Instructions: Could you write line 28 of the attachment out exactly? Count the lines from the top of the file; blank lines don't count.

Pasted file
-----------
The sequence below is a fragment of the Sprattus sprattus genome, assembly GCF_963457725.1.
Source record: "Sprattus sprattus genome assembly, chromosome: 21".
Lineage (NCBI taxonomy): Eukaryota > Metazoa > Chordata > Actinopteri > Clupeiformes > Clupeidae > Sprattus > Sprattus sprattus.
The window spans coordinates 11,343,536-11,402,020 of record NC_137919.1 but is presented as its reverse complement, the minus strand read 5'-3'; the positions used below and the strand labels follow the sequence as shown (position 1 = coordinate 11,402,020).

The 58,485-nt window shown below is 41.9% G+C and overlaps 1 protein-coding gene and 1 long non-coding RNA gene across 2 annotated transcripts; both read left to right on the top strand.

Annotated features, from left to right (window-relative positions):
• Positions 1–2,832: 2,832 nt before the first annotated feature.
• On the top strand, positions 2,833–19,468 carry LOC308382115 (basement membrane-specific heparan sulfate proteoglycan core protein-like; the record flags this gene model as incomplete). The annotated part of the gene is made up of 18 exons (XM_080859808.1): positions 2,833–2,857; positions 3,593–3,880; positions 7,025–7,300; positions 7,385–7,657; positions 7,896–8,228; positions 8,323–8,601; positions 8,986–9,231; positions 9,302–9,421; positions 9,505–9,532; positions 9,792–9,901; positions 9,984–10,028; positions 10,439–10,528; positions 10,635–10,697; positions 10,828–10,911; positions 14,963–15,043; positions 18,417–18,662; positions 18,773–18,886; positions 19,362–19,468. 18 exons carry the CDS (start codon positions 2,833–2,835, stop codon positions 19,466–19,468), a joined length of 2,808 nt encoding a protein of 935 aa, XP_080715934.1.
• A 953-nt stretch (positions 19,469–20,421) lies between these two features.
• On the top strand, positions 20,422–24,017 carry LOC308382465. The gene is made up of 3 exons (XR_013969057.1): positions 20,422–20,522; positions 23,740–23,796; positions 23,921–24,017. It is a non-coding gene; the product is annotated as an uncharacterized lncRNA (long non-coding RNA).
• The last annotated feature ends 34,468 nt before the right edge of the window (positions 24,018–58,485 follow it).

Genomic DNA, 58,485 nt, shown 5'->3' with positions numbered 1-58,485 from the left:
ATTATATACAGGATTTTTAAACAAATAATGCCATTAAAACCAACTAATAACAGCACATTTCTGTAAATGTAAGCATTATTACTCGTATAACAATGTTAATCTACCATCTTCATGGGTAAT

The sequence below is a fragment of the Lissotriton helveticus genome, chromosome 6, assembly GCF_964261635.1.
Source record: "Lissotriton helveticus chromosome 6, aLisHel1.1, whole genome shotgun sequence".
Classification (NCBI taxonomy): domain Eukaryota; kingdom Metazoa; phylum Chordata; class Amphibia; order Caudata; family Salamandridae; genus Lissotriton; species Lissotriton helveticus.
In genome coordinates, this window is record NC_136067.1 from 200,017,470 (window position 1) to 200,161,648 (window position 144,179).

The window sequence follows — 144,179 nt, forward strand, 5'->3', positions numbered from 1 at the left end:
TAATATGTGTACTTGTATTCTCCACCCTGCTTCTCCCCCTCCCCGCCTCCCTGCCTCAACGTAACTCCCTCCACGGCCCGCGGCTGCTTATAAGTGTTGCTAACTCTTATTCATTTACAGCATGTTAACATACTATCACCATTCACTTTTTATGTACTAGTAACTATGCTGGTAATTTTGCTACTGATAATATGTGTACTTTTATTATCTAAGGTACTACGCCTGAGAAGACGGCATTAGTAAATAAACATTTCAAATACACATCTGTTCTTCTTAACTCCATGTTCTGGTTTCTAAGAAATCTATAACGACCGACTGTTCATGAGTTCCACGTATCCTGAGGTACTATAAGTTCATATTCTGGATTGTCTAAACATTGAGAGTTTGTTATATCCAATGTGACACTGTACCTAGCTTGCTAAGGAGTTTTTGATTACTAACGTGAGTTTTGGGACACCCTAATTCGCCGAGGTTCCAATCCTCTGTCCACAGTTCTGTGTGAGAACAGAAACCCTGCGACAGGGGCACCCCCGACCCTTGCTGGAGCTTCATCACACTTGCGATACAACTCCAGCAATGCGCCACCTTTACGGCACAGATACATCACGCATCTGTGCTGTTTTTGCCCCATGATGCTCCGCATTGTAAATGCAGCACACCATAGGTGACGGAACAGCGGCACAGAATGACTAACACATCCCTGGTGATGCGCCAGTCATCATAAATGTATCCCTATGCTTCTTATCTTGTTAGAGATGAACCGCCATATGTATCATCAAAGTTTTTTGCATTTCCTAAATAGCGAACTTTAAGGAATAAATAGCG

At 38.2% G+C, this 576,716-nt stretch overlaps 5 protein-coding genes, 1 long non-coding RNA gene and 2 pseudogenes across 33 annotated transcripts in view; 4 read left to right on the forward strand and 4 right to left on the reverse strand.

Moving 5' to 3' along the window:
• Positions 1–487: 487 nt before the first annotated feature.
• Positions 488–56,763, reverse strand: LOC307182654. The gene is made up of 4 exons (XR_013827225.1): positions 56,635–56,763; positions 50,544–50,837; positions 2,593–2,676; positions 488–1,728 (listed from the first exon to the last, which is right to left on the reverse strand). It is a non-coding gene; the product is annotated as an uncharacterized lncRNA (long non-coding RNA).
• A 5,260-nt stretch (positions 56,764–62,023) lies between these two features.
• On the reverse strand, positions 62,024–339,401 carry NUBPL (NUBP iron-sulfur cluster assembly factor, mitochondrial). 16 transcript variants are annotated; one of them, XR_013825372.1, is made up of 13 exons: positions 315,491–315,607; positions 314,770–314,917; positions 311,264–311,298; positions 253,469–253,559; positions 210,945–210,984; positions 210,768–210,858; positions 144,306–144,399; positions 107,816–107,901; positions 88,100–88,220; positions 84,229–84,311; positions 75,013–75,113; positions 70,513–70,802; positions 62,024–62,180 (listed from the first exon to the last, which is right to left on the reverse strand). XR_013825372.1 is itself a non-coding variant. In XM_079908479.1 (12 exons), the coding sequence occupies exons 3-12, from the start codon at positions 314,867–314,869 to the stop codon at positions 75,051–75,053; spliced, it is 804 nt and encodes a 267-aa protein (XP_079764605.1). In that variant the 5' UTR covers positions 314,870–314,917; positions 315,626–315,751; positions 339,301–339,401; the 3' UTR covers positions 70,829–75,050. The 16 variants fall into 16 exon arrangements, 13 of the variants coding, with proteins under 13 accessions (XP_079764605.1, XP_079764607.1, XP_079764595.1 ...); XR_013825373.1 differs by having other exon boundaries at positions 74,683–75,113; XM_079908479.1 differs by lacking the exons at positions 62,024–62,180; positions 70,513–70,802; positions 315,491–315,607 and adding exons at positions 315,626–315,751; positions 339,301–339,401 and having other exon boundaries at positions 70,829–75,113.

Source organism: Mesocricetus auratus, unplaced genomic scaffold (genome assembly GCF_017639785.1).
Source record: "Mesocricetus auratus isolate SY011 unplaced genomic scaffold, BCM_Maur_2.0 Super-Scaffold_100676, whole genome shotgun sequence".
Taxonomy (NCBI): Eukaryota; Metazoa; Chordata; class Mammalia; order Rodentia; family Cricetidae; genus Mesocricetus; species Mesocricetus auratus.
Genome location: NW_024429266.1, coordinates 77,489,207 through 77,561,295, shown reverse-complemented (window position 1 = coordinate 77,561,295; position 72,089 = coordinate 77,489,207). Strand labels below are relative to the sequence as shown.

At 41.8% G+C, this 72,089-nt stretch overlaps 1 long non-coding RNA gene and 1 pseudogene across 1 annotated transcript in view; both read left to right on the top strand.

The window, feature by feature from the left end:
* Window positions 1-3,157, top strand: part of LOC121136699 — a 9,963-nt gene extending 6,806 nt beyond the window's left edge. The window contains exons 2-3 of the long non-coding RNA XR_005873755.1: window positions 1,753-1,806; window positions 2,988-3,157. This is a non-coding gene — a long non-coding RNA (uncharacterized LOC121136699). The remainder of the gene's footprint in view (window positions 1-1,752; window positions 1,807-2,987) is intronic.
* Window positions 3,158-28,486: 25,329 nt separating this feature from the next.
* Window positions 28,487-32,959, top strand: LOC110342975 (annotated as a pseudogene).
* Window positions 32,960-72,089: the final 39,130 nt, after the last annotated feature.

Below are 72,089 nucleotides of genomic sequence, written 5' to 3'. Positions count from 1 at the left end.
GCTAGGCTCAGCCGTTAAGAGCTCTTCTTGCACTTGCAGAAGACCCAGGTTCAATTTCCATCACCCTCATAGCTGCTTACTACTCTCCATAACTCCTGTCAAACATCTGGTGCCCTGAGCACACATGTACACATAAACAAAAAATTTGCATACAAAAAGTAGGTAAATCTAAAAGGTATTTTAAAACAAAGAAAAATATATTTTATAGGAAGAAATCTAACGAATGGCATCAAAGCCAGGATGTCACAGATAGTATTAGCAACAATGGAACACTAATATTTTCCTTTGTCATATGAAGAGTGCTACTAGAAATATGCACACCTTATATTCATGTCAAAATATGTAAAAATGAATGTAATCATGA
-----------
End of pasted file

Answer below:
Taxonomy (NCBI): Eukaryota; Metazoa; Chordata; class Mammalia; order Rodentia; family Cricetidae; genus Mesocricetus; species Mesocricetus auratus.